Questioner: Going back a sec. Slugs is a gruesome and violent adult book. How old were you when you read it?

John Moralee: Ten.

Questioner: That’s young for reading an adult horror novel, isn’t it?

John Moralee: Yeah. I think I borrowed in from my local library on my dad’s library card. There was no kid’s section for horror back then – but you could see them around the next corner with their excitingly frightening covers. As soon as I had my own adult card, aged eleven, I think, I read all of the scariest books in the horror section, which was large in those days, much larger than it is these days.

Questioner: You must like libraries, then?

John Moralee: No – I love libraries. When I hear good things about a writer, I always go to a library and borrow their first book to see if I like their writing. If I like what I read, I’ll buy copies of their other work – as long as they are not too expensive. I would never have read some of my favourite horror writers if I had not found them in my local library aged eleven. I remember being scared of the picture on the cover of The Keep by F Paul Wilson. I just had to read it after seeing it. The Fury was another. And all of the books by Stephen King.

Questioner: Do you like writing short stories more than longer stuff?

John Moralee: No – but it is easier to finish writing a short story. I have a dozen incomplete horror novels in progress – but I’ve completed dozens of horror stories. It is deeply satisfying to finish something. You can do that with a short story in a few days or a week. But a novel is a massive project. It’s much harder to keep going. I have dozens of manuscripts of about 200 pages each. I intend to finish them eventually – so it is not completely wasted time. I like short stories because they are more manageable projects.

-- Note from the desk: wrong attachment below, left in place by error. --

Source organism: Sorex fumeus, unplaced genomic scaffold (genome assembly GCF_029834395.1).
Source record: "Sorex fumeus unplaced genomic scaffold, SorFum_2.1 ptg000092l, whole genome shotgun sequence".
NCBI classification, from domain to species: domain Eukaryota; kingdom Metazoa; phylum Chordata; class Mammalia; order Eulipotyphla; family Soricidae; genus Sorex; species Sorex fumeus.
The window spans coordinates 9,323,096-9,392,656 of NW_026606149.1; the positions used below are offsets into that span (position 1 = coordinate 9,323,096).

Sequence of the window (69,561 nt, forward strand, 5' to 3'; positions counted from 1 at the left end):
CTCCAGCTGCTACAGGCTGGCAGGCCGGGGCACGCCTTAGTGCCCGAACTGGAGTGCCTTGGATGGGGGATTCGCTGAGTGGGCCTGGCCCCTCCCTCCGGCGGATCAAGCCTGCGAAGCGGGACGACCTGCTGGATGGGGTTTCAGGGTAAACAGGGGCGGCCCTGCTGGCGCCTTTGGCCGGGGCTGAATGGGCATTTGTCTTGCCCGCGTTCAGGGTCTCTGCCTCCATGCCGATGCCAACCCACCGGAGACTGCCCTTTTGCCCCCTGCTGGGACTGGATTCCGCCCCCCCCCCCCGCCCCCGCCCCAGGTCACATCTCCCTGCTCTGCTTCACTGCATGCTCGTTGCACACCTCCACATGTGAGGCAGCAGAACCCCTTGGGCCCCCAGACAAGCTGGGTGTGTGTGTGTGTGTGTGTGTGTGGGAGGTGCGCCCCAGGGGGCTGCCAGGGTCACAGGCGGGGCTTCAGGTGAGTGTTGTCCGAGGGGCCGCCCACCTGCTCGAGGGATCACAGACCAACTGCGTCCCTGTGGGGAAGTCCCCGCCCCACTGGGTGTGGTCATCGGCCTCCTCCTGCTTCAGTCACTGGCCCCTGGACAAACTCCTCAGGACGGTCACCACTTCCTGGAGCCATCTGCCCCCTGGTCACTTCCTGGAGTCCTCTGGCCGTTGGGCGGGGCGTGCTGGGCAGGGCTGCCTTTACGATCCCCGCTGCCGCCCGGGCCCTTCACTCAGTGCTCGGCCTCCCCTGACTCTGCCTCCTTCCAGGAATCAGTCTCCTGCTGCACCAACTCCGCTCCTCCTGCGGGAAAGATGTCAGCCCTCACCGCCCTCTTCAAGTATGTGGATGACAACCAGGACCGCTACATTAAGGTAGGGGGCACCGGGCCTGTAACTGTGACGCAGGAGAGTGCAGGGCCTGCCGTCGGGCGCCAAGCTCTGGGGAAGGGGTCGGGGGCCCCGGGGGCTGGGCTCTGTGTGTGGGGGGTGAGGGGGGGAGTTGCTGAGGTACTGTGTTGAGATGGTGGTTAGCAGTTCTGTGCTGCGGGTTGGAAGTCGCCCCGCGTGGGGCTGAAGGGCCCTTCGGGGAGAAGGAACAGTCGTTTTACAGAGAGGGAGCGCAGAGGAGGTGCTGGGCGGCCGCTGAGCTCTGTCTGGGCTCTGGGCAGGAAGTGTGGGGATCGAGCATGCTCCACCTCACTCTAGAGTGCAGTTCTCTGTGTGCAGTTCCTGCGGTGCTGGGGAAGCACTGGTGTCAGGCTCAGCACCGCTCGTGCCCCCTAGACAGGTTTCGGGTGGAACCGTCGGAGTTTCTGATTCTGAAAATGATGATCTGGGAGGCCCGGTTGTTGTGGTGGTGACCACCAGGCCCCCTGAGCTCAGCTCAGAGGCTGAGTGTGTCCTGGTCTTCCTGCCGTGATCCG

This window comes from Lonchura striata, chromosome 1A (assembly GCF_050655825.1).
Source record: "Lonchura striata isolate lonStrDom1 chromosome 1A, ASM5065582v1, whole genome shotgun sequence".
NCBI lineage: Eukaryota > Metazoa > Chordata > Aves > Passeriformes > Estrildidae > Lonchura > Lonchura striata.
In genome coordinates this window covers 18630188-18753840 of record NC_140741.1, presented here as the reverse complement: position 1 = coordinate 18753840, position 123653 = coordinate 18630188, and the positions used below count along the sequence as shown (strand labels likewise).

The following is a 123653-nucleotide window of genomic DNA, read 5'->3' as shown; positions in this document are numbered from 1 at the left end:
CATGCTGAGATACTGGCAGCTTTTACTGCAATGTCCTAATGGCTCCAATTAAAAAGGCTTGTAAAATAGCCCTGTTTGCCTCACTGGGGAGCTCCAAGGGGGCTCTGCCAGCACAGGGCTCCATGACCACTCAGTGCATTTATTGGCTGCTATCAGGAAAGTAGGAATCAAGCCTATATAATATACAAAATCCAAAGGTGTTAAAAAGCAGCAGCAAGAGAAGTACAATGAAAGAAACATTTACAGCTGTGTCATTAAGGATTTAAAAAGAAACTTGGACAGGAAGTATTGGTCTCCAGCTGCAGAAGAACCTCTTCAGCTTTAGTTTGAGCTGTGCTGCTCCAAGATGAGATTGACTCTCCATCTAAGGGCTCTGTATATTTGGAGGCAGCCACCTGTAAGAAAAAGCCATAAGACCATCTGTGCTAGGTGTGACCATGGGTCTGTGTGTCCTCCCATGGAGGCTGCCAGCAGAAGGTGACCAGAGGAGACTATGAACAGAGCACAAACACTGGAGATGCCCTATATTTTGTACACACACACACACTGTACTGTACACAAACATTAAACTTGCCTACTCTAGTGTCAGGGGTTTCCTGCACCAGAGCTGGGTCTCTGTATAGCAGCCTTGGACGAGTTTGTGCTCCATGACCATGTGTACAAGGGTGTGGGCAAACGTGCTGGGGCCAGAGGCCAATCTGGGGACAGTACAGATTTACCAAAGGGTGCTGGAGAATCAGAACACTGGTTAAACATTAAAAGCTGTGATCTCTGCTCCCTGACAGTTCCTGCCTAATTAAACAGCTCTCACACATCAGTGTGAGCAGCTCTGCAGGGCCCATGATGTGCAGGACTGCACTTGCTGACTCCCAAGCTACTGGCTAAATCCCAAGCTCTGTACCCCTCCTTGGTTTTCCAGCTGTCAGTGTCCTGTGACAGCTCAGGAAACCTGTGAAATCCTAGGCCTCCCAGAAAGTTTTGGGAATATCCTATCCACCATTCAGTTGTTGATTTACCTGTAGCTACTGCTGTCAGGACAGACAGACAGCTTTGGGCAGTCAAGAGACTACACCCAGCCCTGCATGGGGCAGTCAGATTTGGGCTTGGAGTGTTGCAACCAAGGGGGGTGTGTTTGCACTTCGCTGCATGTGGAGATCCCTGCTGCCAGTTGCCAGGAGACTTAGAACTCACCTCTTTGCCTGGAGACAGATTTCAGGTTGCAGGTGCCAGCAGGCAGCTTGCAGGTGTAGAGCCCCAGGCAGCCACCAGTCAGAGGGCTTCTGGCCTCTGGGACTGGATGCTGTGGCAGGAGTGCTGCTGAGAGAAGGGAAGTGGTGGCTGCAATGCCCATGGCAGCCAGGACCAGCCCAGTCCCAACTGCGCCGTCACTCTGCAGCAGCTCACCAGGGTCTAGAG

Questioner: What writer influenced you the most?

John Moralee: There’s not one writer – but dozens of them. I’ve always wanted to write – so I read as much as possible. I don’t limit my reading to one genre. I’ll read books I think I won’t like just to see what the author does with another genre. I started reading crime novels because I read the Agatha Christie books in my library. And I would not have liked science fiction if I had not discovered Arthur C Clarke, Isaac Asimov and Philip K Dick. I’m a binge reader, easily hooked on reading everything by an author before moving on to another one. I buy all of their work until they write a dud – then I might stop reading them unless they return to form.

Questioner: You must have a favourite of your favourites?

John Moralee: I suppose it would be Elmore Leonard. He wrote about seventy novels. I’ve got them all on my shelves. His economical style and wit were an addictive combination. Other strong contenders are Ed Gorman, James Lee Burke, Donald Westlake, Ed McBain, Martin Cruz Smith, Ian Rankin, Paul F Hamilton, Ian M. Banks, Douglas Adams, Haruki Murakami, Scott Lynch, Dan Simmons and Jodi Picoult. There are dozens more when I think about it. Hundreds more! Honestly, I don’t have one favourite over the others. I like them all.

Questioner: In the horror genre, which is your favourite?

John Moralee: Well – there’s Stephen King because Skeleton Crew got me writing my own short stories. His books always have strong narrative drive. He can turn a simple premise into a brick-sized novel that manages to hook his readers because he delivers realistic characters in nightmarish situations. Salem’s Lot is a classic. There’s also Clive Barker. His imagination is incredible. I loved The Great and Secret Show and The Books of Blood. I also admire Peter Straub for writing Koko and Ghost Story. I also read everything by Dean Koontz, John Shirley, James Herbert and Robert Bloch. I was also addicted to the books by Richard Laymon before he sadly passed away.

Questioner: What books don’t you like?

John Moralee: I don’t like books where the end is too predictable. Or contrived. If the end is what I expected in chapter one, I always feel disappointed, like the author wasted my time. And I dislike so-called literary novels with no plot. I like plot – which is why I like crime novels as much as horror. Crime novels have to make some kind of sense at the end. I don’t like to finish a book wondering, “What was the point of reading that?” It must have a purpose – the telling of a story. I’d prefer a badly-written crime novel with a great plot over a stylistically beautiful literary masterpiece with none.